A group of Declaration Unique Consignment References (DUCRs) into one MUCR reference number. A container could typically have 1 MUCR linked to 10 DUCRs. A ship or flight could have 1 MUCR linked to 10,000 DUCRs.

 

The principle of Most Favoured Nation treatment means that, unless a preferential agreement is in place, the same rate of duty, on the same goods, must be charged to all WTO members equally.

 

This enables importers to import goods from certain countries at a reduced or nil rate of duty under specific trade agreements with the beneficiary countries.

 

A number issued to a consignment after importing customs have conducted safety and security validation of the data. The MRN confirms that the goods are allowed to be shipped.

 

The single UK national site that handles the movement of third country goods and processes goods transiting the EU. It replaced the separate entry processing units that used to operate at major ports and airports.

 

The system for declaring all exports from the UK to third countries to customs. NES operates as an electronic interface with Customs Handling of Import and Export Freight (CHIEF).

 

A good that is not controlled, so does not require a licence.

 

Non-preferential origin confers an 'economic nationality' on goods. It is used for determining the origin of products subject to all kinds of commercial policy measures (such as anti-dumping measures and quantitative restrictions) or tariff quotas.

 

Allows the export of specific goods by any exporter to a range of destinations. Open licences may be available for less restricted controlled items.

 

The 'economic nationality' of goods, as determined by the rules of origin.

 

A Customs Special Procedure that allows EU traders to temporarily export free circulation goods from the EU for processing/repair in a non-EU country and then claim full or partial duty relief when the goods are re-imported. OP also enables faulty goods to be returned to a third country for repair with re-import to the EU with reduced or nil duty liability.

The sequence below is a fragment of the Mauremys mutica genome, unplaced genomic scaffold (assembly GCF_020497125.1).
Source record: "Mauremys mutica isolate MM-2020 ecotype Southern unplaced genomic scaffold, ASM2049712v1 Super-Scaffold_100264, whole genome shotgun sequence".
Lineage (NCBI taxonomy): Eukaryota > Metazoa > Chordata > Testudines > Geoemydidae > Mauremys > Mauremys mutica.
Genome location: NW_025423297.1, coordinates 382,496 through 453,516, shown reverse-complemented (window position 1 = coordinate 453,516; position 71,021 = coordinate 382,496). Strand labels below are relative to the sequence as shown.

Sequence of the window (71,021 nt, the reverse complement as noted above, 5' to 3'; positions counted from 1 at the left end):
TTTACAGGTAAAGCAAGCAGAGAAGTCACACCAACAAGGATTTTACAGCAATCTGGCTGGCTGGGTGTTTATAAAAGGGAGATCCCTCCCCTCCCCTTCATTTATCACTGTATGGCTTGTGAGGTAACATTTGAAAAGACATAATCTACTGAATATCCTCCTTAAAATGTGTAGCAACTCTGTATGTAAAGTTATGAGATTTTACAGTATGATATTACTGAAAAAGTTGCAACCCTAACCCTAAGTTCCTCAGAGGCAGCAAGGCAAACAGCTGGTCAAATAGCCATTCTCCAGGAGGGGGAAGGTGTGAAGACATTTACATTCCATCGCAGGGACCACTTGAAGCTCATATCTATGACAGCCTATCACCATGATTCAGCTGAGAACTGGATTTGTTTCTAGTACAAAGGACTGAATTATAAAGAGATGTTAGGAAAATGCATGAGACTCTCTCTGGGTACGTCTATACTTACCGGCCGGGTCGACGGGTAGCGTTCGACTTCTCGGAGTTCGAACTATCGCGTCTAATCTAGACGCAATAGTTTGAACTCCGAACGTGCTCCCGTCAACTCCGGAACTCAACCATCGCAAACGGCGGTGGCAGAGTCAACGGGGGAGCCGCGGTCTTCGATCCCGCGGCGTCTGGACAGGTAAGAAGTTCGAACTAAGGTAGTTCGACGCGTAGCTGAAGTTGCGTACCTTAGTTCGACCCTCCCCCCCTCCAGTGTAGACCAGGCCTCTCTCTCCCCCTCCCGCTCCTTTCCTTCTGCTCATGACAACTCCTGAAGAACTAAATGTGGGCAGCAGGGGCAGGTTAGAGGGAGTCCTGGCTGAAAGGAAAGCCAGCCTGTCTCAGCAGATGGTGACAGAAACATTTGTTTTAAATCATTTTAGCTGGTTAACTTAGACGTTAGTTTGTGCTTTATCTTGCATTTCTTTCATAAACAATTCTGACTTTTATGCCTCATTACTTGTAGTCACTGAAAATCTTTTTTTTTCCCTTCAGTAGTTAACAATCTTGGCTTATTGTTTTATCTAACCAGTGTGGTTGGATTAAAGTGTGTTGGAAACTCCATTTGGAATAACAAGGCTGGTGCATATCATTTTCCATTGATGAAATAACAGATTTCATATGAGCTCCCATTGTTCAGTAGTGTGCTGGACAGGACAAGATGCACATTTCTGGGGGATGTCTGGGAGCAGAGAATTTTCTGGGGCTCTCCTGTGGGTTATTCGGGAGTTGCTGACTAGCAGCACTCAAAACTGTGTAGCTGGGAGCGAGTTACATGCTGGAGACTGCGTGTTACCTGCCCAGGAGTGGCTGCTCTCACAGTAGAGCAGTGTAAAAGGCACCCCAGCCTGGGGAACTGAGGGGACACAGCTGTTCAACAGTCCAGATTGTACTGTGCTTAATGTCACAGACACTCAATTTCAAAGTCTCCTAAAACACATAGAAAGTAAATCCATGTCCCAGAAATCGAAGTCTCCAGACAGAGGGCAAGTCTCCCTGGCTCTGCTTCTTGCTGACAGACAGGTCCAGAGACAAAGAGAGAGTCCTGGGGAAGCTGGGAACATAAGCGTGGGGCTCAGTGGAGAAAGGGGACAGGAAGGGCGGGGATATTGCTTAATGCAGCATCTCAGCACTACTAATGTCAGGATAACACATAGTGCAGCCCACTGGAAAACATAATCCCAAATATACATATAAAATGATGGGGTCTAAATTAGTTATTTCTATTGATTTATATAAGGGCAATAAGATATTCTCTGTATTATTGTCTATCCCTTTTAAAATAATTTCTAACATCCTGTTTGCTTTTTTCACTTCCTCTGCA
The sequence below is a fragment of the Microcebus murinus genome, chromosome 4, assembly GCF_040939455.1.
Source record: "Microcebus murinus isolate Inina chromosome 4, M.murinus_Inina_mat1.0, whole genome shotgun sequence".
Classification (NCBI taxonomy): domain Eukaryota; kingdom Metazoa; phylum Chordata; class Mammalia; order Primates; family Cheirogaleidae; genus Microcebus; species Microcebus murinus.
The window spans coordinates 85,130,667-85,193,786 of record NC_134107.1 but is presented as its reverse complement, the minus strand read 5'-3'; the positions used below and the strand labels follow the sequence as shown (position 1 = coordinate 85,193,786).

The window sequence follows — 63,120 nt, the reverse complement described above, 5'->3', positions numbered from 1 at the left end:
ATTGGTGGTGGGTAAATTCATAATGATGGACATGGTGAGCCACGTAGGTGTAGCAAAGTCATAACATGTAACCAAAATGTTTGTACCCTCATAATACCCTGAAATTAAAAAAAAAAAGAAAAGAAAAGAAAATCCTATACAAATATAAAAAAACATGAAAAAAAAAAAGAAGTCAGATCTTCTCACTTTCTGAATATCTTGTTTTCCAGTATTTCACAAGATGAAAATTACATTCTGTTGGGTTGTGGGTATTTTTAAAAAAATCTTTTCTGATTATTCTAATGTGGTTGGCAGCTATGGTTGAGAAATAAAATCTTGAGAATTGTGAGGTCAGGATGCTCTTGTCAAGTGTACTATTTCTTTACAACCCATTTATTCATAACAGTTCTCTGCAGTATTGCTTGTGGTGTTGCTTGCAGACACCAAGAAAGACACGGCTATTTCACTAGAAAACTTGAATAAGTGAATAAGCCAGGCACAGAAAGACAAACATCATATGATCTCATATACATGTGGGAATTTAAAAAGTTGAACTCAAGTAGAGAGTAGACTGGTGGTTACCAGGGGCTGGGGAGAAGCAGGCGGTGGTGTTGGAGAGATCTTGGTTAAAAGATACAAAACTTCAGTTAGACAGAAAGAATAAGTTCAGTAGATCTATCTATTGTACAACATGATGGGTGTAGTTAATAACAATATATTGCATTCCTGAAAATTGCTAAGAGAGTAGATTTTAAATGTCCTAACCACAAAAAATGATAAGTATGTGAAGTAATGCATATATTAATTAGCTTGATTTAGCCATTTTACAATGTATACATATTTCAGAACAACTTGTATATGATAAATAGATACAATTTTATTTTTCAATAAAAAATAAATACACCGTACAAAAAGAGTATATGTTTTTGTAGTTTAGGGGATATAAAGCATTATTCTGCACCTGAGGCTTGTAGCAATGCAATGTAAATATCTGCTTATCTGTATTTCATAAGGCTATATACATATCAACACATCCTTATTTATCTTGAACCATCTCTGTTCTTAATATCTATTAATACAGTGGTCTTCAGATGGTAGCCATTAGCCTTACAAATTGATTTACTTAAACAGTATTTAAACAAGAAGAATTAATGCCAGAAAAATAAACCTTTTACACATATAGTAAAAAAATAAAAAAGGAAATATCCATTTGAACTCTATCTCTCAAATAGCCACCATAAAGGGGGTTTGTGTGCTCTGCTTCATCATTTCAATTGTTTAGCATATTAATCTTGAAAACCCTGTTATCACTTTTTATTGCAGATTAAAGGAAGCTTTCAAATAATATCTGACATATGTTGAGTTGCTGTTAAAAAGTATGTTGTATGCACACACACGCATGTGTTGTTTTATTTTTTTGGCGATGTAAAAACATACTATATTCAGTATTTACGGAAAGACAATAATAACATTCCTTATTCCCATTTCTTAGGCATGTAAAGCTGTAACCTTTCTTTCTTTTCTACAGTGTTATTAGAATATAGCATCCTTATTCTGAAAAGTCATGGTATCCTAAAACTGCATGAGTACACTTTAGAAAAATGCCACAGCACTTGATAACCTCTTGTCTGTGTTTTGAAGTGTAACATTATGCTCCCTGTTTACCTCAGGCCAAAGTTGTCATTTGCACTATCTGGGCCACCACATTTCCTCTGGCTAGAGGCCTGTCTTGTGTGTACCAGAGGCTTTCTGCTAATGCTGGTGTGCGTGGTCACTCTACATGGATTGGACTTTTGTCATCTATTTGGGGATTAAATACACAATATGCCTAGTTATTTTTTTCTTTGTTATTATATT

A complete list of what is being sent in a consignment. Customs and border authorities need the packing list so that they can find what they want to inspect more quickly.

 

The Association of Port Health Authorities is responsible for health controls at sea and airports, with the primary objective of preventing the introduction into the country of dangerous epidemic, contagious and infectious diseases and ensuring the wholesomeness of imported food.

 

An online service or postal form (C81) to make an amendment to export declarations.

 

Preferential origin confers certain benefits on goods traded between particular countries. One aim of a Free Trade Agreement (FTA) is to give preferential access for goods between the parties in the agreement. This is done by significantly reducing, often to zero, the duty rate on goods originating in partner countries.

 

Goods entered to customs prior to arrival.

 

Preferential trade is a trading agreement that gives more favourable access to certain products from the participating countries. This means that manufactured goods may enter those countries at a lower customs duty rates. Preferential trade can occur either within a Free Trade Area, or between countries or trading blocs which sign Free Trade Agreements.

Inward processing (IP) allows businesses to obtain relief from customs duties and import VAT on goods that are imported from outside the EU to be processed and which can be exported outside the EU.

 

An advance draft of a sales invoice, which can act as a format for a sales offer, or may be used to facilitate payment in advance by a client. A proforma invoice may also be requested by a client in order to secure an import licence, foreign exchange or to initiate a letter of credit.

A set of regulations preventing goods from being exported or imported. This is often connected with embargoes and sanctions, safety of persons, flora and fauna which aim to maintain or restore international peace and security.